Unfortunately, because it has to do with chemical impulses to the heart, there is no way to prove after the fact that a cardiac arrhythmia happened.

Robson suggested that the arrhythmia was likely associated with sleep apnea.

There was nothing in Scheunert’s clinical presentation that would have alerted her caregivers to a problem with sleep apnea, although she did at times snore loudly, said Robson.

Although her care may not have been perfect, decisions made by doctors and nurses did not contribute directly to Scheunert’s death, he said.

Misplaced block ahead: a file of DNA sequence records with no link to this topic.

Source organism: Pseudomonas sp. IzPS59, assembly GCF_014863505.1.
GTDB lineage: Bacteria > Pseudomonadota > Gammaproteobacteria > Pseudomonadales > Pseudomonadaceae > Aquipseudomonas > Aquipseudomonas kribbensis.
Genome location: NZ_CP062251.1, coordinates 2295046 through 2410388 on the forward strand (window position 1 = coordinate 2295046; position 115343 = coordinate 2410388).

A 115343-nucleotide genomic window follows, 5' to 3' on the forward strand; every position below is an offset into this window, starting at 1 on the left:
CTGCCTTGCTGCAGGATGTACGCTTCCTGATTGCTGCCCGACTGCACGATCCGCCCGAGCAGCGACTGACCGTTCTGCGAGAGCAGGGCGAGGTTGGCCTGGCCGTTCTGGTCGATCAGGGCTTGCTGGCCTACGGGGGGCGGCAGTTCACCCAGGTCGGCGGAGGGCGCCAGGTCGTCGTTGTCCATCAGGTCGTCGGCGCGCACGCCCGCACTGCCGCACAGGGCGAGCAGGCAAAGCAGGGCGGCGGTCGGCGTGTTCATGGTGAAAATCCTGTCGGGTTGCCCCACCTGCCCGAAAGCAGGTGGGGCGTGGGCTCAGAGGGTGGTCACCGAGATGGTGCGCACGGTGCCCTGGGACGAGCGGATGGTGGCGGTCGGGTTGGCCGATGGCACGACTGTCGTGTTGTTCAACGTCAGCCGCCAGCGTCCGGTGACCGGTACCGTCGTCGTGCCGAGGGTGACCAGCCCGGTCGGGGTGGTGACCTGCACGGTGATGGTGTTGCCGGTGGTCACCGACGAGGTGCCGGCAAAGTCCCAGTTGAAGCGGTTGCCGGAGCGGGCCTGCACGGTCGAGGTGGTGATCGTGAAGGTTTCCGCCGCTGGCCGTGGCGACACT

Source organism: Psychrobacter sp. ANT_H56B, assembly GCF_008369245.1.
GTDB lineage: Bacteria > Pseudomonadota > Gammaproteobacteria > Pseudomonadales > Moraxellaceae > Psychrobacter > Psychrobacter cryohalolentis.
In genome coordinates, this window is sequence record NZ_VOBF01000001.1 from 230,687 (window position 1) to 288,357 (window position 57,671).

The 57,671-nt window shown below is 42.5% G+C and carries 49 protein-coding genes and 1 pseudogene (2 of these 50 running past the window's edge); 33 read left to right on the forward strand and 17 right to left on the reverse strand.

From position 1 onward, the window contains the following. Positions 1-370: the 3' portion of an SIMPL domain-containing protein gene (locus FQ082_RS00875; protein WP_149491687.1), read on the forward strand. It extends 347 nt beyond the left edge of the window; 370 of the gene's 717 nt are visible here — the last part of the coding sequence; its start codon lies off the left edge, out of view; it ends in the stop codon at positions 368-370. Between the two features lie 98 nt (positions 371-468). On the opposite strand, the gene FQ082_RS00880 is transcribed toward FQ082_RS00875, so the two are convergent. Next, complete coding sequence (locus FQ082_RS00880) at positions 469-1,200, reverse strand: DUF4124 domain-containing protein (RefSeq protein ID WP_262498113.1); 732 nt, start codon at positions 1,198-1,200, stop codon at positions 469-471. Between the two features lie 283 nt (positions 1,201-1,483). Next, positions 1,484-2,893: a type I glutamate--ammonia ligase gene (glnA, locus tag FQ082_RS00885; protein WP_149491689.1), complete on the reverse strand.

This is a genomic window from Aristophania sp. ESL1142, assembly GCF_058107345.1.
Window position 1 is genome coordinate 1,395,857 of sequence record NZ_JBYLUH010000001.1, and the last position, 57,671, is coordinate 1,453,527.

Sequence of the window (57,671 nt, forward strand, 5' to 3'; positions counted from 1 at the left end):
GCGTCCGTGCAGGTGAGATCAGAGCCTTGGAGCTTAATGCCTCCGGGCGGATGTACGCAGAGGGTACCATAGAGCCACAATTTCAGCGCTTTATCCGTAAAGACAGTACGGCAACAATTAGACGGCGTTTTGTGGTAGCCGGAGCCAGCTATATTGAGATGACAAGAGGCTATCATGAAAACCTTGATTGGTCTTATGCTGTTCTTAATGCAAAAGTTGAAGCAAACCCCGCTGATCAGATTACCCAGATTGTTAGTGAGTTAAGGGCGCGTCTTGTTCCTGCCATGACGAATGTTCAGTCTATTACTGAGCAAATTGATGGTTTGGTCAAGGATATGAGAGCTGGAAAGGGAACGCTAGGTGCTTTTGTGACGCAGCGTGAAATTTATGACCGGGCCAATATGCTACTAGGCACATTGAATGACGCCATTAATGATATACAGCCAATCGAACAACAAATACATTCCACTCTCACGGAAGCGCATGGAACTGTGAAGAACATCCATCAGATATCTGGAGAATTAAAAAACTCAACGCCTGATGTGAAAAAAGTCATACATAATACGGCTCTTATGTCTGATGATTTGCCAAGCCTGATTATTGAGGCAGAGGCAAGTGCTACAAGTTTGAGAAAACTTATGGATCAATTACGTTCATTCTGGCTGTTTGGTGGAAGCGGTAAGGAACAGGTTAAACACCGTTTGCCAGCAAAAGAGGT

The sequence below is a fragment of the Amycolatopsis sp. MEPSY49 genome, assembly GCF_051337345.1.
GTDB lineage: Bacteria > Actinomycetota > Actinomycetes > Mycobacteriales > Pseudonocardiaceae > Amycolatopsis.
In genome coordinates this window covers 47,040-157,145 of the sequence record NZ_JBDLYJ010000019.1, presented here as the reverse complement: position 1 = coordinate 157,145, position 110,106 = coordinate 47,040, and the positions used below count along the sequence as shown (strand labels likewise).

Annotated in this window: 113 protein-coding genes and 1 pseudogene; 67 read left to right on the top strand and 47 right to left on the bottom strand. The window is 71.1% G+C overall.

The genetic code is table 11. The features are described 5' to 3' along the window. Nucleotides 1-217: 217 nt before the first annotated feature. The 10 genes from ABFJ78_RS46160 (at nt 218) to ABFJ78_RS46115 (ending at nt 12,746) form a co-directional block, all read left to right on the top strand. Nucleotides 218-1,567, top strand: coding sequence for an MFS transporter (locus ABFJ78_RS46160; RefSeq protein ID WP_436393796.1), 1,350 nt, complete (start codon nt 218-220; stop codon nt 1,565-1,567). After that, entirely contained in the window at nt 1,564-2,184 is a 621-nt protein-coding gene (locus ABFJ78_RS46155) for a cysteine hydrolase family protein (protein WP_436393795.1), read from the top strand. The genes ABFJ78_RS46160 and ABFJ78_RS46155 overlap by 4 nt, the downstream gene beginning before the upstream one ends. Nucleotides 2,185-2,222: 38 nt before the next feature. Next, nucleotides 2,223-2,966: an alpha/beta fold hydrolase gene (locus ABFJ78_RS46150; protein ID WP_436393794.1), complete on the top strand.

“I could find no direct contributing factors that were linked to Teresa Scheunert’s death based on decisions or actions taken by the physicians or the staff at Watson Lake Hospital.”

Increases in doses of pain medication were done for “very understandable reasons,” he said.

The patient safety review differs in its findings from the coroner’s report in fewer ways than is obvious at first glance.

Robson said that pain medication was likely a contributing factor to Scheunert’s death, just not the immediate cause.

And the coroner’s report notes that Scheunert had an enlarged heart, which can predispose one to cardiac arrhythmias. The drugs could contribute to cardiac arrhythmia.

The major difference between the findings is that the coroner found the death was accidental but that the system let Scheunert down, while Robson found that actions of both the medical staff and the hospital corporation were appropriate.